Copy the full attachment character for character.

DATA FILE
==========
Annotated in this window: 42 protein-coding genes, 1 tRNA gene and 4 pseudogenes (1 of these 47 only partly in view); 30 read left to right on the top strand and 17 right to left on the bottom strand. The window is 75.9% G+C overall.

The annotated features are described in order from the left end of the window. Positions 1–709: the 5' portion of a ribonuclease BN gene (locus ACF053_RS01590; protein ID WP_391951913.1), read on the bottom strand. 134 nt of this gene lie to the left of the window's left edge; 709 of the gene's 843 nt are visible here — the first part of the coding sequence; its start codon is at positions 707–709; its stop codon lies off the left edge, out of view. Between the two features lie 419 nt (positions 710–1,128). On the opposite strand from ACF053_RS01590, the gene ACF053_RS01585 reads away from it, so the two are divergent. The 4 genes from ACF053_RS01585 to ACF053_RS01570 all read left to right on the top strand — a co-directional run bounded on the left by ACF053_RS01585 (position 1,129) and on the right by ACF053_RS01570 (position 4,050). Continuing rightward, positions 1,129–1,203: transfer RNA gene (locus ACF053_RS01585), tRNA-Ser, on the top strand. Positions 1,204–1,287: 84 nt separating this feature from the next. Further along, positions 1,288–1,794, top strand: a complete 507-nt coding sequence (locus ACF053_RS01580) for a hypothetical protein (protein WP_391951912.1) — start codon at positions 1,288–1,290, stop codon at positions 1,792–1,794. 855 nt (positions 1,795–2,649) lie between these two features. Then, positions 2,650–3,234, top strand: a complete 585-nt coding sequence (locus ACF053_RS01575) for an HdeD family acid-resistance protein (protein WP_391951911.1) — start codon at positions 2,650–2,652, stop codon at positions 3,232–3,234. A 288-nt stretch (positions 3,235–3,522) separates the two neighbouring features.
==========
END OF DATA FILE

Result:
Annotated in this window: 42 protein-coding genes, 1 tRNA gene and 4 pseudogenes (1 of these 47 only partly in view); 30 read left to right on the top strand and 17 right to left on the bottom strand. The window is 75.9% G+C overall.

The annotated features are described in order from the left end of the window. Positions 1–709: the 5' portion of a ribonuclease BN gene (locus ACF053_RS01590; protein ID WP_391951913.1), read on the bottom strand. 134 nt of this gene lie to the left of the window's left edge; 709 of the gene's 843 nt are visible here — the first part of the coding sequence; its start codon is at positions 707–709; its stop codon lies off the left edge, out of view. Between the two features lie 419 nt (positions 710–1,128). On the opposite strand from ACF053_RS01590, the gene ACF053_RS01585 reads away from it, so the two are divergent. The 4 genes from ACF053_RS01585 to ACF053_RS01570 all read left to right on the top strand — a co-directional run bounded on the left by ACF053_RS01585 (position 1,129) and on the right by ACF053_RS01570 (position 4,050). Continuing rightward, positions 1,129–1,203: transfer RNA gene (locus ACF053_RS01585), tRNA-Ser, on the top strand. Positions 1,204–1,287: 84 nt separating this feature from the next. Further along, positions 1,288–1,794, top strand: a complete 507-nt coding sequence (locus ACF053_RS01580) for a hypothetical protein (protein WP_391951912.1) — start codon at positions 1,288–1,290, stop codon at positions 1,792–1,794. 855 nt (positions 1,795–2,649) lie between these two features. Then, positions 2,650–3,234, top strand: a complete 585-nt coding sequence (locus ACF053_RS01575) for an HdeD family acid-resistance protein (protein WP_391951911.1) — start codon at positions 2,650–2,652, stop codon at positions 3,232–3,234. A 288-nt stretch (positions 3,235–3,522) separates the two neighbouring features.